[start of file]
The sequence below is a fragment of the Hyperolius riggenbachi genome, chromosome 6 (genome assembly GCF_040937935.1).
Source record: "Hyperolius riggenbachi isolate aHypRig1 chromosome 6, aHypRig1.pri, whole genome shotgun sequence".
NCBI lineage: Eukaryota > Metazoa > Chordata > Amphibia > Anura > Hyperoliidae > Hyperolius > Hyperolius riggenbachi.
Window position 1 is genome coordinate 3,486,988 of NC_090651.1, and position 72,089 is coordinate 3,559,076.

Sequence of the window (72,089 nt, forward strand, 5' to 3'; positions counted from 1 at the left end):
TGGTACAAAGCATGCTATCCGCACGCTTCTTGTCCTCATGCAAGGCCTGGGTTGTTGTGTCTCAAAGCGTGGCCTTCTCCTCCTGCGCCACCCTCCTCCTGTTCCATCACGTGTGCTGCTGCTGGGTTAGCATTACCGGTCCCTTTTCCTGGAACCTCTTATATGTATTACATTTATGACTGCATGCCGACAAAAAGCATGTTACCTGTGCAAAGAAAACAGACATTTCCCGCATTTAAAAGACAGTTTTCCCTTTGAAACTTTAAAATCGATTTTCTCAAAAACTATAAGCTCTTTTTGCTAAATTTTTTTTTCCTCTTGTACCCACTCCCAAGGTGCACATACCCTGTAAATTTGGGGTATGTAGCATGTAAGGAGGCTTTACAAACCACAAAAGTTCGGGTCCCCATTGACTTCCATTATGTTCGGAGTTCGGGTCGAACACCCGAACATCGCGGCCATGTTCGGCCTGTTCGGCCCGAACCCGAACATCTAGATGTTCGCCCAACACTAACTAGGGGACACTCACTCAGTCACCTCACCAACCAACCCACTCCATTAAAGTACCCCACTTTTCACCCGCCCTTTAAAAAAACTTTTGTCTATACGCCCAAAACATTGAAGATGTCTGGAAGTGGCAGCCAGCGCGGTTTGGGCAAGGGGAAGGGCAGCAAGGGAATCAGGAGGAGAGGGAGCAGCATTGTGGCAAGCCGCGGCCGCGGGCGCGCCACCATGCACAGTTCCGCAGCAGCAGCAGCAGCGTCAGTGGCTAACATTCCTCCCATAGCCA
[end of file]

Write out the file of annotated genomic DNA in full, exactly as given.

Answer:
The sequence below is a fragment of the Hyperolius riggenbachi genome, chromosome 6 (genome assembly GCF_040937935.1).
Source record: "Hyperolius riggenbachi isolate aHypRig1 chromosome 6, aHypRig1.pri, whole genome shotgun sequence".
NCBI lineage: Eukaryota > Metazoa > Chordata > Amphibia > Anura > Hyperoliidae > Hyperolius > Hyperolius riggenbachi.
Window position 1 is genome coordinate 3,486,988 of NC_090651.1, and position 72,089 is coordinate 3,559,076.

Sequence of the window (72,089 nt, forward strand, 5' to 3'; positions counted from 1 at the left end):
TGGTACAAAGCATGCTATCCGCACGCTTCTTGTCCTCATGCAAGGCCTGGGTTGTTGTGTCTCAAAGCGTGGCCTTCTCCTCCTGCGCCACCCTCCTCCTGTTCCATCACGTGTGCTGCTGCTGGGTTAGCATTACCGGTCCCTTTTCCTGGAACCTCTTATATGTATTACATTTATGACTGCATGCCGACAAAAAGCATGTTACCTGTGCAAAGAAAACAGACATTTCCCGCATTTAAAAGACAGTTTTCCCTTTGAAACTTTAAAATCGATTTTCTCAAAAACTATAAGCTCTTTTTGCTAAATTTTTTTTTCCTCTTGTACCCACTCCCAAGGTGCACATACCCTGTAAATTTGGGGTATGTAGCATGTAAGGAGGCTTTACAAACCACAAAAGTTCGGGTCCCCATTGACTTCCATTATGTTCGGAGTTCGGGTCGAACACCCGAACATCGCGGCCATGTTCGGCCTGTTCGGCCCGAACCCGAACATCTAGATGTTCGCCCAACACTAACTAGGGGACACTCACTCAGTCACCTCACCAACCAACCCACTCCATTAAAGTACCCCACTTTTCACCCGCCCTTTAAAAAAACTTTTGTCTATACGCCCAAAACATTGAAGATGTCTGGAAGTGGCAGCCAGCGCGGTTTGGGCAAGGGGAAGGGCAGCAAGGGAATCAGGAGGAGAGGGAGCAGCATTGTGGCAAGCCGCGGCCGCGGGCGCGCCACCATGCACAGTTCCGCAGCAGCAGCAGCAGCGTCAGTGGCTAACATTCCTCCCATAGCCA